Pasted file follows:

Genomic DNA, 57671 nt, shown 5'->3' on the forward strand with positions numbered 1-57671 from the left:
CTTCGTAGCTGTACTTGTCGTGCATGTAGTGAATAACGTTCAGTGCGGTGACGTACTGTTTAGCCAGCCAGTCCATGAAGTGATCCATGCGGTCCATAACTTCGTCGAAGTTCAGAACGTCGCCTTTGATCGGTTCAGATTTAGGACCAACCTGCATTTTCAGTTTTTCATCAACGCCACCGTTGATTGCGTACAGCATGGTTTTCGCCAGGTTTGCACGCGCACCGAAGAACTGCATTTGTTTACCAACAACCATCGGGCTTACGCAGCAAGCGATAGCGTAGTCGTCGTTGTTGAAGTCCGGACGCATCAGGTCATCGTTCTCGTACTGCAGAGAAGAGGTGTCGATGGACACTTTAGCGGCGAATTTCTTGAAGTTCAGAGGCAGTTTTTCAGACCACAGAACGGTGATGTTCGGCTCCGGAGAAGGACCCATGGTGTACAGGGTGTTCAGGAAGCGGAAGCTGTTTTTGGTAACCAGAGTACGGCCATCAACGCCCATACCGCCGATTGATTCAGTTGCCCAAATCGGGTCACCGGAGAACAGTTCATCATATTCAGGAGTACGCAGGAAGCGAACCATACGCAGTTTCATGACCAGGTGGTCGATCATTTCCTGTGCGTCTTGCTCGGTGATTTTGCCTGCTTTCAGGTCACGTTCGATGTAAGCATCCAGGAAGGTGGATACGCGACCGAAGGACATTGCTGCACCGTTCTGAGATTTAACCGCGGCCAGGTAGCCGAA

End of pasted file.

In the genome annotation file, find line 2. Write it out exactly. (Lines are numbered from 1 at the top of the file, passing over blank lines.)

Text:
CTTCGTAGCTGTACTTGTCGTGCATGTAGTGAATAACGTTCAGTGCGGTGACGTACTGTTTAGCCAGCCAGTCCATGAAGTGATCCATGCGGTCCATAACTTCGTCGAAGTTCAGAACGTCGCCTTTGATCGGTTCAGATTTAGGACCAACCTGCATTTTCAGTTTTTCATCAACGCCACCGTTGATTGCGTACAGCATGGTTTTCGCCAGGTTTGCACGCGCACCGAAGAACTGCATTTGTTTACCAACAACCATCGGGCTTACGCAGCAAGCGATAGCGTAGTCGTCGTTGTTGAAGTCCGGACGCATCAGGTCATCGTTCTCGTACTGCAGAGAAGAGGTGTCGATGGACACTTTAGCGGCGAATTTCTTGAAGTTCAGAGGCAGTTTTTCAGACCACAGAACGGTGATGTTCGGCTCCGGAGAAGGACCCATGGTGTACAGGGTGTTCAGGAAGCGGAAGCTGTTTTTGGTAACCAGAGTACGGCCATCAACGCCCATACCGCCGATTGATTCAGTTGCCCAAATCGGGTCACCGGAGAACAGTTCATCATATTCAGGAGTACGCAGGAAGCGAACCATACGCAGTTTCATGACCAGGTGGTCGATCATTTCCTGTGCGTCTTGCTCGGTGATTTTGCCTGCTTTCAGGTCACGTTCGATGTAAGCATCCAGGAAGGTGGATACGCGACCGAAGGACATTGCTGCACCGTTCTGAGATTTAACCGCGGCCAGGTAGCCGAA